As Chao says, ink needs a binder, something to make it stick to a surface. And this is how oils have been used for a long time, first fossil fuels, and now soy.
These are the most common types of ink used in packaging, and are used on most everything except rigid plastic. This is also what most people are talking about these days with regards to inks. Fossil fuels or soy? Plastic or plants? And while it’s good we’re having the conversation, the origins of this conversation are questionable, according to Chao.
Case in point: Most conventional ink uses soy oil, and all soy ink uses some fossil fuels. In fact, to be considered soy ink, soy oil only has to be the predominant vegetable oil by weight. For black newspaper ink, this means 40% soybean oil. For stencil duplicator ink, only 6%. (Other vegetable oils used in inks include linseed and corn.)
So how does 6% soybean oil qualify for soy ink? “I think, personally, it started with a bit of greenwashing,” said Chao.
When the gas crisis enveloped the latter part of the 1970s, and there was no internet for people to get their news, newspapers started experimenting with soy oil in ink to lower costs. While nothing really came of it at first, soy oil was finally marketed for sale in 1987. (Some of the fossil fuels are replaced with soy oil.)
Initially soybean oil was more expensive, but the new inks made it easier to maintain machines and keep them clean. And with no visual difference between fossil fuels and soybean oil, by 1991 a third of the colored news ink market was held by soy ink. Today, soy inks are actually cheaper than fossil based inks in many situations.
“You know, the first time we were asked by a client, they said, ‘Hey, have you seen this? They [another company] say they print with soy ink.’ And at the time I wasn’t that concerned about it. It was like, ‘Oh, great. Yeah, that’s our supplier too.’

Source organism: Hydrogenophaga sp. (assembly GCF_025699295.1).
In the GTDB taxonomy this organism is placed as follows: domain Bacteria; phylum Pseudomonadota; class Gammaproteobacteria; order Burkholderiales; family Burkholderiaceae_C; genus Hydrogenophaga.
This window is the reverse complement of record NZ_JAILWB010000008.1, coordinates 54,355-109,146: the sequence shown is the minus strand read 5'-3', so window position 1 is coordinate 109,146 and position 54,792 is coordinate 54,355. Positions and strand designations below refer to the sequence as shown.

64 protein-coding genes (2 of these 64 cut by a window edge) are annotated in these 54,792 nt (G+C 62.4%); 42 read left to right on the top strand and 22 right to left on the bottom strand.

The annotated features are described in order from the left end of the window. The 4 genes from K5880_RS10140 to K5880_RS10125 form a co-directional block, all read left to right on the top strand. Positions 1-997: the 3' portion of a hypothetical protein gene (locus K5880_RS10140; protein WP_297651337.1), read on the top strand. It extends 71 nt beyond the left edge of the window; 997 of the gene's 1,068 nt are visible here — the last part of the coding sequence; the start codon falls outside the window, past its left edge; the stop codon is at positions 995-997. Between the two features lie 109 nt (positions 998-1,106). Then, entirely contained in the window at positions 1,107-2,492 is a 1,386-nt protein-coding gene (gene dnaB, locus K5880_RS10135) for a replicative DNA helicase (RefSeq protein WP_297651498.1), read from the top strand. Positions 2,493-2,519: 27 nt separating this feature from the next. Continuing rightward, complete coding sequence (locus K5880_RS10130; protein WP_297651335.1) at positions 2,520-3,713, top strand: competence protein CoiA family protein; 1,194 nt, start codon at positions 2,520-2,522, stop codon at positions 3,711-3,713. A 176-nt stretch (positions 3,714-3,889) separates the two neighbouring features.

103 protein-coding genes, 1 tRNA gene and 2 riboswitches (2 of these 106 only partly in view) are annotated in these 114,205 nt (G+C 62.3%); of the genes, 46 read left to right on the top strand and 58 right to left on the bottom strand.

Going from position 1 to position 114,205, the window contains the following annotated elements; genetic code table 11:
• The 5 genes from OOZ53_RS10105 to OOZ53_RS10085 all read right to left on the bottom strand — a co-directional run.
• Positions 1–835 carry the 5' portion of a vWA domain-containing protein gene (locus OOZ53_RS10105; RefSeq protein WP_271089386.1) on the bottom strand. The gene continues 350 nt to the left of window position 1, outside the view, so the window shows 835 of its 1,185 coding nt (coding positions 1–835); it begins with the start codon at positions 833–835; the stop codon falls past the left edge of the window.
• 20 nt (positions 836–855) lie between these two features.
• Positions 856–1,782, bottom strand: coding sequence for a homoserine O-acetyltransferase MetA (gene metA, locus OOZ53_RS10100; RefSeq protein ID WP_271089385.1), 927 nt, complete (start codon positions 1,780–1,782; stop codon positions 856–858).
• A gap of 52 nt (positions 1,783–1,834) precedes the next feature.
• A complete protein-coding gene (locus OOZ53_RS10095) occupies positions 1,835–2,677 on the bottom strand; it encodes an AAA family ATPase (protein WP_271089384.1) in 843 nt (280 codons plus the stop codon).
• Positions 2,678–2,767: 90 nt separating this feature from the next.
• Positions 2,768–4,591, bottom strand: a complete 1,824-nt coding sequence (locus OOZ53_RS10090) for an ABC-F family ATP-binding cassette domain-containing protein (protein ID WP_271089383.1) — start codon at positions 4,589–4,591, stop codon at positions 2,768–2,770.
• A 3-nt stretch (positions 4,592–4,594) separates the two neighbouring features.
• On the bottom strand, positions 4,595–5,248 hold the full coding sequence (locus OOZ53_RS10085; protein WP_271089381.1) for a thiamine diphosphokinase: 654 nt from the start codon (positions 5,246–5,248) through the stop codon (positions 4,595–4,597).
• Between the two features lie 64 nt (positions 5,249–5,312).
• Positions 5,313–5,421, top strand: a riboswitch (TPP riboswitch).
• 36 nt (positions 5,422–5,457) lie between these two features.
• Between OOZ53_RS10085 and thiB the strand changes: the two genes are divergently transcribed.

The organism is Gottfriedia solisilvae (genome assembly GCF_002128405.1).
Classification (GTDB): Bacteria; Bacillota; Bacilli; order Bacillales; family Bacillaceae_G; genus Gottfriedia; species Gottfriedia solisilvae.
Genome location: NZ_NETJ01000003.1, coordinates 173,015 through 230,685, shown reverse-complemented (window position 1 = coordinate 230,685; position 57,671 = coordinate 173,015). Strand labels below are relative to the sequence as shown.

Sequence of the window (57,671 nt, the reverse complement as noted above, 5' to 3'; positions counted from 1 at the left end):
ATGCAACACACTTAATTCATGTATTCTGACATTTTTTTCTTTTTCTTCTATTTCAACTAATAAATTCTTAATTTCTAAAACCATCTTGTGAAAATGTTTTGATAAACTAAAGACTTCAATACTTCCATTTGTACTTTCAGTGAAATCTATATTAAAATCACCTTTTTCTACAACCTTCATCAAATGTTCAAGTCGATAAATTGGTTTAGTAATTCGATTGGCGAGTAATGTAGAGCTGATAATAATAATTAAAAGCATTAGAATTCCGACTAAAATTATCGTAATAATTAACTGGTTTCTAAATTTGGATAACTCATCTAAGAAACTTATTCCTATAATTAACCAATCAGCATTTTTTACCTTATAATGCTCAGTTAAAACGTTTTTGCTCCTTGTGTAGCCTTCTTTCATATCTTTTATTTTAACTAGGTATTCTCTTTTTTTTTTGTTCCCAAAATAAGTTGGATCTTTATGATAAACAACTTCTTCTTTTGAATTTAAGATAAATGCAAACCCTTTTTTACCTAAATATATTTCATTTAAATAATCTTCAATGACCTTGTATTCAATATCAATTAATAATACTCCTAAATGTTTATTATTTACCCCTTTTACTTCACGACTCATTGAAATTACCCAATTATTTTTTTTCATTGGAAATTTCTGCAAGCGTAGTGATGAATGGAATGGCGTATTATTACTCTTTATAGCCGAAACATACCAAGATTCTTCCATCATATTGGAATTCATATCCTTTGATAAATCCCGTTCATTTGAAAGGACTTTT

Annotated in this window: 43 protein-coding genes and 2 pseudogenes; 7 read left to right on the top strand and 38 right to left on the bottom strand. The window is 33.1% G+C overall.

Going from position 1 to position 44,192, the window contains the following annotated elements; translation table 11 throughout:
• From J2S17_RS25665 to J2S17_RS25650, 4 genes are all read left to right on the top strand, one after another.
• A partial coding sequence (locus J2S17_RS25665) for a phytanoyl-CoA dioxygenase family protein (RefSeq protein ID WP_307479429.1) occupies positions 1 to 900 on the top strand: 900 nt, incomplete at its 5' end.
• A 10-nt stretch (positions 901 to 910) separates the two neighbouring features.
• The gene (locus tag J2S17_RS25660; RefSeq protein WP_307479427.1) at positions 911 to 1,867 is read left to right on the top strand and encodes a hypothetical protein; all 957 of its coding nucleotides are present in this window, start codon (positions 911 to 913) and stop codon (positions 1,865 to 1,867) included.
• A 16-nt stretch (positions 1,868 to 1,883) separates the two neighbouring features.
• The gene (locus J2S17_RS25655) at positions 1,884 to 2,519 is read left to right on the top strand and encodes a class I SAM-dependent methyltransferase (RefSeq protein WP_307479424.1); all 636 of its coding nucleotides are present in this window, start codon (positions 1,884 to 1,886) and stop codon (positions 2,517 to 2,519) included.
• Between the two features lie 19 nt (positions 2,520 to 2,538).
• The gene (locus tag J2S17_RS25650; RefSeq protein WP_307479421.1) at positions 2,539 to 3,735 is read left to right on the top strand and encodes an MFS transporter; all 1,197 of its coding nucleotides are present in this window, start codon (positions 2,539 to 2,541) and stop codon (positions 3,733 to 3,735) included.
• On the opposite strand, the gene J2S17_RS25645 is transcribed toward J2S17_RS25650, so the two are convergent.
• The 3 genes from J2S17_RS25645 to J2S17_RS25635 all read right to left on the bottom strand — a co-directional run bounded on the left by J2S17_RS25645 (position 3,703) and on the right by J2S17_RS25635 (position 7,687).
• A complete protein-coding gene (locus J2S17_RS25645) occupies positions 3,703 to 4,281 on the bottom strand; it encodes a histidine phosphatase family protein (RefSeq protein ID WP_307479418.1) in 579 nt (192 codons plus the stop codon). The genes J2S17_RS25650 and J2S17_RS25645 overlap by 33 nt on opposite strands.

“So we asked, and our supplier said for the past two years all our printing had been with soy ink, ‘We just didn’t tell you about it.’ It’s such a standard thing now.”
If it’s so common, and a supplier driven aspect, as Chao put it, why are some brands promoting it so heavily, while other brands are barely saying a peep?
“I think it was someone saying, ‘Can we say we’re using soy ink and then it’ll sound better and we can charge people more?’ I think that’s how it became a thing. ‘Oh, I saw this—Starbucks printed with soy ink. Why don’t we do it?’ And then they’re asking the supplier, and the supplier says ‘Of course, we were using that 10 years ago. Sure, we can put it there.’ I honestly think that’s what happened.
“I’m still proud of it. Even though this is a supplier side initiative, it’s still a good move. No one forced them to do it… But to give it a name, that’s a marketing thing.”
So if soy inks are a marketing thing, why does it matter if we use them? For one, using anything renewable is a win. Whenever we can reduce drilling and fracking of oil and gas, there’s a chance to reduce GHG emissions. Obviously farming soybeans still uses diesel tractors, but does that still equate to fewer emissions overall? (This is rhetorical, as individual oil and gas well emissions are not exactly tracked diligently.)
Soy ink also uses less VOCs (volatile organic compounds), which are not great for human health. Additionally, if we’re using less fossil fuels in ink, then that froth from paper recycling should contain fewer toxic chemicals overall. And again, that froth has to go somewhere.